Post by Athel Cornish-Bowden
Post by charles
Post by Spains Harden
The Irish accent is a very pleasant one, and one we hear a lot -
both in the horse racing on the TV and in the pubs in London.
Like the Scottish accent it is a confident accent that doesn't
seem to be dwindling - although I suppose it probably must be.
"He hit the fence very heavily, so he did".
One expression that made me laugh was a wonderful sop to the
"Coeur..." what?
The Irish Accent? - The Scottish accent? There are significant variation
of both across their respective countries
Once I participated in a discussion in which someone referred to a
Scottish accent. As it happened there were two Scottish people in the
room, one from Dundee, the other from Inverness, but they both had
"Scottish accents", about as different from one another as Geordie and
Cockney. Edinburgh and Glasgow are different again (though my
recollection is that Edinburgh and Inverness are reasonably similar).
I know less about Irish accents (despite my Irish mother), but I think
you're right there again. Belfast and Dublin are certainly quite
different, and I suspect that Belfast-Catholic and Belfast-Protestant
are also quite different.
The Northern Irish split between Catholic and Protestant dialects can be a
matter of life and death, as I mentioned elsethread.
This guy (who I posted just recently) seems to my ears to get the
difference just about right - but what do any of us know about
each others' accents?


Peter Moylan
2019-12-01 04:16:06 UTC
Permalink
Post by Peter Young
Post by Athel Cornish-Bowden
In both countries I expect that there are significant differences
between city and countryside, as in England.
I don't think there's so much that sort of difference as there is in
England. however, the Cork accent is very different from the Dublin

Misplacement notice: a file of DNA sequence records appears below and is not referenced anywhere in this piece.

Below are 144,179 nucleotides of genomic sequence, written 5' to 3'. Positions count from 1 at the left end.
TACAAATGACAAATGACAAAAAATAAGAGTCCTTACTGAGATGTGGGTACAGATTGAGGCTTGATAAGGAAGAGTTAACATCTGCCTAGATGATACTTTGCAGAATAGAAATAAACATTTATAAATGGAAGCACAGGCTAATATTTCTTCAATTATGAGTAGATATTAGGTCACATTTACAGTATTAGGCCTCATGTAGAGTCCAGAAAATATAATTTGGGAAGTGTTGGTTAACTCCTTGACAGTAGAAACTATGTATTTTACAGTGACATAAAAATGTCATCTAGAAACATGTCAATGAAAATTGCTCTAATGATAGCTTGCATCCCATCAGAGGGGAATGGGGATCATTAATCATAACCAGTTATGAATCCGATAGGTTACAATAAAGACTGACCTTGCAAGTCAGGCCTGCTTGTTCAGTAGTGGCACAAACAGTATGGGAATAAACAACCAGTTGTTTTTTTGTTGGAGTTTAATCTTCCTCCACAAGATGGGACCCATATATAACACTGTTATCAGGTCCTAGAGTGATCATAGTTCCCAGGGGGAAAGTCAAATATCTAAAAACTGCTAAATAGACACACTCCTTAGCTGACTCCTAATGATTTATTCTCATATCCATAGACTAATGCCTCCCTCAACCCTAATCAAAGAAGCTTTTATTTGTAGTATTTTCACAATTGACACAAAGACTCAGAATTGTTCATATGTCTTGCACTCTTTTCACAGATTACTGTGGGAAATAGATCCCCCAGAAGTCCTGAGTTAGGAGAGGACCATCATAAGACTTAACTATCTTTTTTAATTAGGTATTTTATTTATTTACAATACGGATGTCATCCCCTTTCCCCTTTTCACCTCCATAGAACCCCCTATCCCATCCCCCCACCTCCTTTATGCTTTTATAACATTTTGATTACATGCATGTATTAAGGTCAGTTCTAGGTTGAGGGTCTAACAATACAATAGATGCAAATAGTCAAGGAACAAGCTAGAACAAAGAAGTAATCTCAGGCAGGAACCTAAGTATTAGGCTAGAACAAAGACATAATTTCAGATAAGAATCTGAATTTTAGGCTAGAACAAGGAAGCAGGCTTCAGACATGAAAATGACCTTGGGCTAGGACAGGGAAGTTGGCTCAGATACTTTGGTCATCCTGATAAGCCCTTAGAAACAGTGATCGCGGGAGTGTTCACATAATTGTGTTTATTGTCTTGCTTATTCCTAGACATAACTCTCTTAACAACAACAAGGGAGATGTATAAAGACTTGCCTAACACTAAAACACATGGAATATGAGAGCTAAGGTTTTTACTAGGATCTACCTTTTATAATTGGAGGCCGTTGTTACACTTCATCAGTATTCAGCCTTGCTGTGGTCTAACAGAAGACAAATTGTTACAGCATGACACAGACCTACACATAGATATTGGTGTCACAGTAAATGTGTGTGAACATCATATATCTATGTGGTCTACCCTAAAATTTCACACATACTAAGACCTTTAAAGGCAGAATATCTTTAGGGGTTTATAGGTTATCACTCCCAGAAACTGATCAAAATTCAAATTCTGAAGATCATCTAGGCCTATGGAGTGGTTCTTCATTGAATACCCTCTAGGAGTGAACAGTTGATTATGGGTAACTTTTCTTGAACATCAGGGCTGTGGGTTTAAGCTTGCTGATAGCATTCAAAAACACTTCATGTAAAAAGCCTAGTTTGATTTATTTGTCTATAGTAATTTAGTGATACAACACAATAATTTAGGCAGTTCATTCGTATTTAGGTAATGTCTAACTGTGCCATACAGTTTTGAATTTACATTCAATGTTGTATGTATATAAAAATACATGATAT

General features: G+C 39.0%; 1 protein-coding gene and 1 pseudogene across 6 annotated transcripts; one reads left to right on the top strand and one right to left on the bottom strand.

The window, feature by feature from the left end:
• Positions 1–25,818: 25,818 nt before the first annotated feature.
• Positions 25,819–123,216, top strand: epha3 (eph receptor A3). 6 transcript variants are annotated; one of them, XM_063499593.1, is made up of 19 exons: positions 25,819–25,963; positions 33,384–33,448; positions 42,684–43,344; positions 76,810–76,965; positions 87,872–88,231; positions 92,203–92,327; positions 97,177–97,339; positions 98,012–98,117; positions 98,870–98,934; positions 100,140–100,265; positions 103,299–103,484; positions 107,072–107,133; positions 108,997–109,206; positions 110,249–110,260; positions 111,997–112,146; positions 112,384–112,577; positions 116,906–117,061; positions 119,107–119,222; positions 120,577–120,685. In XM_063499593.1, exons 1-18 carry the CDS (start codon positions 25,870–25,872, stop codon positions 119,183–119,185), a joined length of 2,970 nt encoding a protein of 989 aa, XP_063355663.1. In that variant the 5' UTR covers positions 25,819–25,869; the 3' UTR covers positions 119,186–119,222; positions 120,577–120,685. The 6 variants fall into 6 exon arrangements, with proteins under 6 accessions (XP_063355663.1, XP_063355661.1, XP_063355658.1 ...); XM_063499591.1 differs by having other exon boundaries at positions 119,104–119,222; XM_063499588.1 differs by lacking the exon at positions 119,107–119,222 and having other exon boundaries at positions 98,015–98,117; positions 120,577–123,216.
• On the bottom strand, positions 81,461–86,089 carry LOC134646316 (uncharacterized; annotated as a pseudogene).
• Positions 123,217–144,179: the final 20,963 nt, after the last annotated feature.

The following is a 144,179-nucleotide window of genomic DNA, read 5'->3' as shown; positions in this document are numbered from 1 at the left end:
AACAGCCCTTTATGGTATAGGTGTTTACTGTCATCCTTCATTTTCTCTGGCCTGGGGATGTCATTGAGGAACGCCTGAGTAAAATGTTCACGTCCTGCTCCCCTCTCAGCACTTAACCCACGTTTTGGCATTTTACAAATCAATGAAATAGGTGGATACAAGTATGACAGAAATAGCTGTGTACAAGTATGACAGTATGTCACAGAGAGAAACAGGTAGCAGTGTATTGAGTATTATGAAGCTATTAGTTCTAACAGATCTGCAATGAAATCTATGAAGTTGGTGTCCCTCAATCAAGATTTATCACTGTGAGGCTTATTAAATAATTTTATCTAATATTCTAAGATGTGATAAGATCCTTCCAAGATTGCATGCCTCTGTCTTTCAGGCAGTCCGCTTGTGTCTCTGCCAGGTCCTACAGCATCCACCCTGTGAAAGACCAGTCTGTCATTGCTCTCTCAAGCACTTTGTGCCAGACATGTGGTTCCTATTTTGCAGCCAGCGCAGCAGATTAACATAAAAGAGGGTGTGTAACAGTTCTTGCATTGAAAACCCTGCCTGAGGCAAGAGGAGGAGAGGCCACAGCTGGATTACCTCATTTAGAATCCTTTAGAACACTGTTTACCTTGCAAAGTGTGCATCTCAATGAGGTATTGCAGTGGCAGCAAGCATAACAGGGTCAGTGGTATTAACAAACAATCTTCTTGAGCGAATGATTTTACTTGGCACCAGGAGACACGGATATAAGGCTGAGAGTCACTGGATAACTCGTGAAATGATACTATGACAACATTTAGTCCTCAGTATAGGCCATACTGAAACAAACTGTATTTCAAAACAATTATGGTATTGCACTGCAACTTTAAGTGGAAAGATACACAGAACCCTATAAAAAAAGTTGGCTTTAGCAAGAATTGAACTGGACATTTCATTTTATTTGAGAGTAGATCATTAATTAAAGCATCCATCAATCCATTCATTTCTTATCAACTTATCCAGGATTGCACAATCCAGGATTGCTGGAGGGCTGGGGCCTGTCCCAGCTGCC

one. The Arran Island accent sounded to me to be pore akin to the
Hebridean accent od Scots, which in turn has more than a tinge of
Irish to me.
I have a cousin in Kilkenny, so I have, and that's not so far from Cork,
but to my ears her accent is more Dublin than Cork.
--
Peter Moylan http://www.pmoylan.org
Newcastle, NSW, Australia
Peter Moylan
2019-12-01 04:17:53 UTC
Permalink
One expression that made me laugh was a wonderful sop to the English
"Coeur..." what?
I'm afraid I was whooshed by the "coeur" reference. Can anyone explain?
I assume that it's not about a horse called Coeur de Lion.
--
Peter Moylan http://www.pmoylan.org
Newcastle, NSW, Australia
occam
2019-12-01 13:39:53 UTC
Permalink
Post by Peter Moylan
One expression that made me laugh was a wonderful sop to the English
"Coeur..." what?
I'm afraid I was whooshed by the "coeur" reference. Can anyone explain?
I assume that it's not about a horse called Coeur de Lion.
Yes. Also, Coeur Sublime, Au Coeur, and I wager some others too...


https://www.racingpost.com/profile/horse/994454/au-coeur/form
https://www.racingpost.com/profile/horse/1940564/coeur-sublime/form
https://www.racingpost.com/profile/horse/994454/au-coeur/form

My money is on Coeur Sublime.
occam
2019-12-01 13:46:06 UTC
Permalink
Post by occam
Post by Peter Moylan
One expression that made me laugh was a wonderful sop to the English
"Coeur..." what?
I'm afraid I was whooshed by the "coeur" reference. Can anyone explain?
I assume that it's not about a horse called Coeur de Lion.
Yes. Also, Coeur Sublime, Au Coeur, and I wager some others too...
https://www.racingpost.com/profile/horse/994454/au-coeur/form
https://www.racingpost.com/profile/horse/1940564/coeur-sublime/form
https://www.racingpost.com/profile/horse/994454/au-coeur/form
My money is on Coeur Sublime.
Change of mind. 'Coeur Blimey' sounds like an English horse.

https://www.racingpost.com/news/we-think-the-world-of-him-family-firm-hoping-for-glory-with-coeur-blimey/319003
Spains Harden
2019-12-01 17:15:33 UTC
Permalink
Post by occam
Post by occam
Post by Peter Moylan
One expression that made me laugh was a wonderful sop to the English
"Coeur..." what?
I'm afraid I was whooshed by the "coeur" reference. Can anyone explain?
I assume that it's not about a horse called Coeur de Lion.
Yes. Also, Coeur Sublime, Au Coeur, and I wager some others too...
https://www.racingpost.com/profile/horse/994454/au-coeur/form
https://www.racingpost.com/profile/horse/1940564/coeur-sublime/form
https://www.racingpost.com/profile/horse/994454/au-coeur/form
My money is on Coeur Sublime.
Change of mind. 'Coeur Blimey' sounds like an English horse.
https://www.racingpost.com/news/we-think-the-world-of-him-family-firm-hoping-for-glory-with-coeur-blimey/319003
'Coeur Blimey' is an Irish horse and what a great name.